I’ve heard that, even from contemporaries, and it surprised me – Catholic friends saying to me, ‘Do we really need to tell this story again?’, to which I reply, ‘Absolutely, yes! This story is still being told, there are still survivors coping with what they went through, and there are survivors who have not come forward yet. This is a major crime that happened all over the world’. So, there was absolutely no question in my mind that this story needed to be told. Did it concern me though? Of course. I come from a very Catholic family, and I care about them, and I care about the Catholic community. I understand that the Catholic church do a lot of wonderful things for people around the world, but you have to always weight and leverage those two things against one another. And in this particular instance, it seemed clear to me that this was a story worth telling.
These Catholic priests are a very different kind of Men In Black – you haven’t had any strange men in long black dresses parked across the street from your house, getting their beads ready to wrap around your neck, have you…?
No [laughs], not that I’ve noticed, but that is an element that we could have probably used in telling this story. It did feel at times like, can we find an evil monk, or someone really cool like that? But no, the church, when we were making the movie, remained quite silent. Since its release, by and large – from what I can tell – they’ve been supportive of the movie, and have had some very positive things to say about Spotlight, in some cases. I also, personally, that certain churches, certain priests, have told people not to bother seeing this movie – ‘It’s chicanery, it’s the same old thing’. There are extemists on both sides,and ultimately, Catholics in America have been very supportive of the movie, and very responsive, and that’s exciting.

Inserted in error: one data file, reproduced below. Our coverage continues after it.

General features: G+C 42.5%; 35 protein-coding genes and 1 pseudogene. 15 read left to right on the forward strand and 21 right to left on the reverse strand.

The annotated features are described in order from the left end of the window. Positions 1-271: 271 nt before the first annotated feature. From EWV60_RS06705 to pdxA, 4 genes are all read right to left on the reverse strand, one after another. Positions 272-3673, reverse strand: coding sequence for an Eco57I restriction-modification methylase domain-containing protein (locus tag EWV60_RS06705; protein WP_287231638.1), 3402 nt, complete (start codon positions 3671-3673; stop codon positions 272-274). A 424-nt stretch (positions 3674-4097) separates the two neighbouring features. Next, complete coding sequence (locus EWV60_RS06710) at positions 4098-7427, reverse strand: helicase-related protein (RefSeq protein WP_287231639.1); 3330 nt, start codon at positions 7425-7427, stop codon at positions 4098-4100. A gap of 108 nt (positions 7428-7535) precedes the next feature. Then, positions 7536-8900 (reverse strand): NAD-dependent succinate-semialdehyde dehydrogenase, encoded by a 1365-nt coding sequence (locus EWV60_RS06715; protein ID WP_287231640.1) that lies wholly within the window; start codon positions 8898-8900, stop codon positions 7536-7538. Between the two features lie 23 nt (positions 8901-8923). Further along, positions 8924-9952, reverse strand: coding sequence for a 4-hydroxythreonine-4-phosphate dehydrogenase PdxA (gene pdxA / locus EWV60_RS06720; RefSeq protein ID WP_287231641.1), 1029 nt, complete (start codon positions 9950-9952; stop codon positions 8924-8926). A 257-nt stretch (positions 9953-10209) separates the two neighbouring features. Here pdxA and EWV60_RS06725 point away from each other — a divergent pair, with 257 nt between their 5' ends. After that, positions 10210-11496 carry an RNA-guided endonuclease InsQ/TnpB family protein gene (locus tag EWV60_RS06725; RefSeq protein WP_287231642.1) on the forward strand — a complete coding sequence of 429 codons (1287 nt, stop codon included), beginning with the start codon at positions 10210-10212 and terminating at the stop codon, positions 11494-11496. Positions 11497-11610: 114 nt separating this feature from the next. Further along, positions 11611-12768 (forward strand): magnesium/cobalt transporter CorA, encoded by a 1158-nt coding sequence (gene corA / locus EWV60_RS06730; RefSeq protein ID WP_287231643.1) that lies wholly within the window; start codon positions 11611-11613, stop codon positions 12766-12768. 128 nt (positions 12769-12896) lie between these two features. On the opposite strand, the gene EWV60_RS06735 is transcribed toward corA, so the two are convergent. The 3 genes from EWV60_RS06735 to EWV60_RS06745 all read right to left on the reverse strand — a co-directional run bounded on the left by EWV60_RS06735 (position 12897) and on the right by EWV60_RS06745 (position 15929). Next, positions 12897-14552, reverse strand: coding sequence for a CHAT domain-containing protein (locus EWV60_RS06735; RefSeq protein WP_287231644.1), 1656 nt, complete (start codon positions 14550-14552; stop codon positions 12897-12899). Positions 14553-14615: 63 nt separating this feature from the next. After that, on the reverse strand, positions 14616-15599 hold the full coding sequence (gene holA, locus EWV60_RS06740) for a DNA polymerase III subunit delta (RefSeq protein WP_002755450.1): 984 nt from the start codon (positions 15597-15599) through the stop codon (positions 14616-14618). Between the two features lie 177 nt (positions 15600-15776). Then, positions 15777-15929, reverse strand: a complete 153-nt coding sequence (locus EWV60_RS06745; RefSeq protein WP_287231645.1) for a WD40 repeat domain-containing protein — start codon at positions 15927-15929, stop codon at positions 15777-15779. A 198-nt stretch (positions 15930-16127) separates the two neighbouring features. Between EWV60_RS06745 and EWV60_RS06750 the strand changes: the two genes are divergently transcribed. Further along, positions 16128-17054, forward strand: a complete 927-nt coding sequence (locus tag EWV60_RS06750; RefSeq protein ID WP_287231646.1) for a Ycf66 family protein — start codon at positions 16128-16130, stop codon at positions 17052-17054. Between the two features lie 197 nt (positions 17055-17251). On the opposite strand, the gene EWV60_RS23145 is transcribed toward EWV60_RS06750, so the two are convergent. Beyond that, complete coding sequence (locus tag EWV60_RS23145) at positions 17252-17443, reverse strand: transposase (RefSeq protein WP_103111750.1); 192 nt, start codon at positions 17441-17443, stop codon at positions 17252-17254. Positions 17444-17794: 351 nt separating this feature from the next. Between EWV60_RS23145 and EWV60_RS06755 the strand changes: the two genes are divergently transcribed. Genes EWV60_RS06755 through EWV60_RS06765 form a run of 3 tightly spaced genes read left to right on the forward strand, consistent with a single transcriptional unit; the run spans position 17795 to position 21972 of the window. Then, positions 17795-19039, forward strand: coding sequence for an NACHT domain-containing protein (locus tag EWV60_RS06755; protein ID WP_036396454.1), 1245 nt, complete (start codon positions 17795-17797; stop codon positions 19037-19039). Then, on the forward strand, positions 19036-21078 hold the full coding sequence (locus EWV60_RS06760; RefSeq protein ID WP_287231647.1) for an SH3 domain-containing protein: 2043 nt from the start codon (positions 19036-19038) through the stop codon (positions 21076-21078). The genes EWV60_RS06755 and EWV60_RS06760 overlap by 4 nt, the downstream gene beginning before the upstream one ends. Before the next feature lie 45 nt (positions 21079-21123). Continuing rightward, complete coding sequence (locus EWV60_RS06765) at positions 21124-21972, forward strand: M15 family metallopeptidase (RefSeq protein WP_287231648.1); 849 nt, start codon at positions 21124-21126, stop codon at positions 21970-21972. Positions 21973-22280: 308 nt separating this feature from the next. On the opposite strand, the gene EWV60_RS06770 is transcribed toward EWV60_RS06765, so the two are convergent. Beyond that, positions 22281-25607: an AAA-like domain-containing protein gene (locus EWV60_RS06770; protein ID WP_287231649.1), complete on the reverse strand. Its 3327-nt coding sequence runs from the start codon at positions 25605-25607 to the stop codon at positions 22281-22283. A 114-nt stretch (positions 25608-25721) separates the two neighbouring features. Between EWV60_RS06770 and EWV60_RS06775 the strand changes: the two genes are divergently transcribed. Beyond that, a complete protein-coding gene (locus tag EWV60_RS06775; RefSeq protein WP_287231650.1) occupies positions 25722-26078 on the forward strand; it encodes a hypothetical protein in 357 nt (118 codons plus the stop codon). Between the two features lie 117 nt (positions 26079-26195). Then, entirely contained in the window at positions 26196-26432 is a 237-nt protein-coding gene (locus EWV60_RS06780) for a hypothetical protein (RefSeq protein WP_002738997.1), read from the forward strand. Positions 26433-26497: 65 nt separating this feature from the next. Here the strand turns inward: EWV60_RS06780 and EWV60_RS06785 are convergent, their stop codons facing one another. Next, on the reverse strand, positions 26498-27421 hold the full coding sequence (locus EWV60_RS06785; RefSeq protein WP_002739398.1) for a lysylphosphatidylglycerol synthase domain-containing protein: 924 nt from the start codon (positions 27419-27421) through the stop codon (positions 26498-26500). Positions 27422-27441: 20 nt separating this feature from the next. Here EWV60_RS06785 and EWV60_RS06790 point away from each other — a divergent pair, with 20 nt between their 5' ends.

In Ireland, there’s a definite divide when it comes to the Catholic church now – some see them as evil, others see them as the Death Star. How about Tom McCarthy? Did your opinion of the Catholic church evolve over the making of the film? Also, the fact that there’s no God, did that play a part in the making of the film?
There’s no God? Didn’t quite factor that in, no. Look, I don’t believe necessarily in simple good and bad, black and white. I think there are sometimes extreme cases of that, but in this story, I think there are a lot of good people on both sides of the issue. And that’s what makes it so difficult to deal with, to root out and solve this particular crisis. So, I think it’s an incredibly complicated, nuanced issue, and, as I said, there are a lot of very good Catholics who want to move beyond this. And they feel equally betrayed by what happened, on an institutional level, with this crisis. Because, in a sense, as we mentioned in the movie, it’s not just physical abuse, it’s spiritual abuse. And there are a lot of people who rely on their faith to get through the day. In a sense, when something like this is unearthed, it robs them of that. So, I think for me as a filmmaker, as a storyteller, the hope here is that this film will promote discussion. My one thing is, people don’t like to talk about this. Why would you? It’s a very ugly issue. It’s best just not to talk about it. Where would you talk about it? At the breakfast table? Do you want to go out for a drink and discuss it? No. There’s no time to talk about it – this will hopefully get people talking about it.